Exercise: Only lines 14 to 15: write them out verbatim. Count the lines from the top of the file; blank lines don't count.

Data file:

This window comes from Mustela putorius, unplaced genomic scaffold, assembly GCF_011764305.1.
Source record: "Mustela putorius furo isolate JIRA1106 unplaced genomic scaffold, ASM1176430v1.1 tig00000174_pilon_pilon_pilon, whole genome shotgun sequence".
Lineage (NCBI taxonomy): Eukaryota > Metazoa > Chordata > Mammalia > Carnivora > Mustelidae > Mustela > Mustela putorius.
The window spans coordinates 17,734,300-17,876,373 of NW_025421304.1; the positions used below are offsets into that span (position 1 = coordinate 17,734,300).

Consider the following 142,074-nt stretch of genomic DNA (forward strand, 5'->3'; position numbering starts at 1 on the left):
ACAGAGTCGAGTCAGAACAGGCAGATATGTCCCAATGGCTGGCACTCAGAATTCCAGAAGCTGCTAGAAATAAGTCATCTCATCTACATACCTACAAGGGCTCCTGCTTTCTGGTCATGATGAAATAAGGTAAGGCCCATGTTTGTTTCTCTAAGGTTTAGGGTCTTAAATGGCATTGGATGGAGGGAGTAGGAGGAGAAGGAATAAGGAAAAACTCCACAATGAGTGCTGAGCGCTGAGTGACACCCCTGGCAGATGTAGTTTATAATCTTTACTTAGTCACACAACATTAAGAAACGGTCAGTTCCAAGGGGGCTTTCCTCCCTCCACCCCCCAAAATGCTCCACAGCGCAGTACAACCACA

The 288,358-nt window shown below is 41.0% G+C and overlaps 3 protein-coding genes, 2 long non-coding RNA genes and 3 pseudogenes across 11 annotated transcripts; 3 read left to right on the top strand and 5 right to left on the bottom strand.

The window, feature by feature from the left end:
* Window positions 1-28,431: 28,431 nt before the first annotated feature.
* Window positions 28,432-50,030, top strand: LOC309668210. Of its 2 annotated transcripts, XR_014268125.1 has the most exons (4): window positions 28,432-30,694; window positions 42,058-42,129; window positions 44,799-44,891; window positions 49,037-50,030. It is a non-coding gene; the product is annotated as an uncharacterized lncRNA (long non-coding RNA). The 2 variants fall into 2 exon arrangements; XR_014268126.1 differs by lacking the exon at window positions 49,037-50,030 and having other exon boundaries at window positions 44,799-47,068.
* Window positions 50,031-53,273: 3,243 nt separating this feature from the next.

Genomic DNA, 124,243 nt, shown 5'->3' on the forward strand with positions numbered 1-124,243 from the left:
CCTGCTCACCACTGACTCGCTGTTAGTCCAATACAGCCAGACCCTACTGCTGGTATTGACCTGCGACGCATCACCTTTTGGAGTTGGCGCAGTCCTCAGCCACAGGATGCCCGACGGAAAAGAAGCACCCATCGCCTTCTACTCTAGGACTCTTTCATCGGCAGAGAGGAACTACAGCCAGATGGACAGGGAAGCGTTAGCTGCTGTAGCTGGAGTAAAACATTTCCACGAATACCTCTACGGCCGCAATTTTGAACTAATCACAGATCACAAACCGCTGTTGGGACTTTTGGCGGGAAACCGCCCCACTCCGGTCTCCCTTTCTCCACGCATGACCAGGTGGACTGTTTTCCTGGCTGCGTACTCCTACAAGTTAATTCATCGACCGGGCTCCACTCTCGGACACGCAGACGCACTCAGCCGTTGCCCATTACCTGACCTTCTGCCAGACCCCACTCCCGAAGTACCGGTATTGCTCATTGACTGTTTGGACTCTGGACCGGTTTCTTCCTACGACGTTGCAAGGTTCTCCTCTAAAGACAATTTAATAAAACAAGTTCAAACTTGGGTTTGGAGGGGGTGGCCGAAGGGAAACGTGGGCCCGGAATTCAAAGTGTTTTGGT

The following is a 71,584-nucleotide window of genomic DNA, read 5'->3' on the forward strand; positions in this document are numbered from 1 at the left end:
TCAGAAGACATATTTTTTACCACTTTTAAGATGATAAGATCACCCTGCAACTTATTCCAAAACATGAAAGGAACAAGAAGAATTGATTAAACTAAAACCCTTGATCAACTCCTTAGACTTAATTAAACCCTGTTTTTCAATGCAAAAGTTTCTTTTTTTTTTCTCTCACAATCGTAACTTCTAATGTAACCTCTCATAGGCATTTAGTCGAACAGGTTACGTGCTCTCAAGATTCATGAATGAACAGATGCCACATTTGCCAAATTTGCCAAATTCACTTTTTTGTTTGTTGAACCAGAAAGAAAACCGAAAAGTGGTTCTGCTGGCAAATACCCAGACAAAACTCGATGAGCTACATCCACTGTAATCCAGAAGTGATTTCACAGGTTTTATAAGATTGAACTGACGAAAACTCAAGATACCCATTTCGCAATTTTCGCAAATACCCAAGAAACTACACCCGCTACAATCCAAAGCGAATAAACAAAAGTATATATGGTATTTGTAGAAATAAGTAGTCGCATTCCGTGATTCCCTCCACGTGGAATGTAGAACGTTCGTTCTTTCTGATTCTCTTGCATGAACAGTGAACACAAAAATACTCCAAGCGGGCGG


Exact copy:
The following is a 71,584-nucleotide window of genomic DNA, read 5'->3' on the forward strand; positions in this document are numbered from 1 at the left end:
TCAGAAGACATATTTTTTACCACTTTTAAGATGATAAGATCACCCTGCAACTTATTCCAAAACATGAAAGGAACAAGAAGAATTGATTAAACTAAAACCCTTGATCAACTCCTTAGACTTAATTAAACCCTGTTTTTCAATGCAAAAGTTTCTTTTTTTTTTCTCTCACAATCGTAACTTCTAATGTAACCTCTCATAGGCATTTAGTCGAACAGGTTACGTGCTCTCAAGATTCATGAATGAACAGATGCCACATTTGCCAAATTTGCCAAATTCACTTTTTTGTTTGTTGAACCAGAAAGAAAACCGAAAAGTGGTTCTGCTGGCAAATACCCAGACAAAACTCGATGAGCTACATCCACTGTAATCCAGAAGTGATTTCACAGGTTTTATAAGATTGAACTGACGAAAACTCAAGATACCCATTTCGCAATTTTCGCAAATACCCAAGAAACTACACCCGCTACAATCCAAAGCGAATAAACAAAAGTATATATGGTATTTGTAGAAATAAGTAGTCGCATTCCGTGATTCCCTCCACGTGGAATGTAGAACGTTCGTTCTTTCTGATTCTCTTGCATGAACAGTGAACACAAAAATACTCCAAGCGGGCGG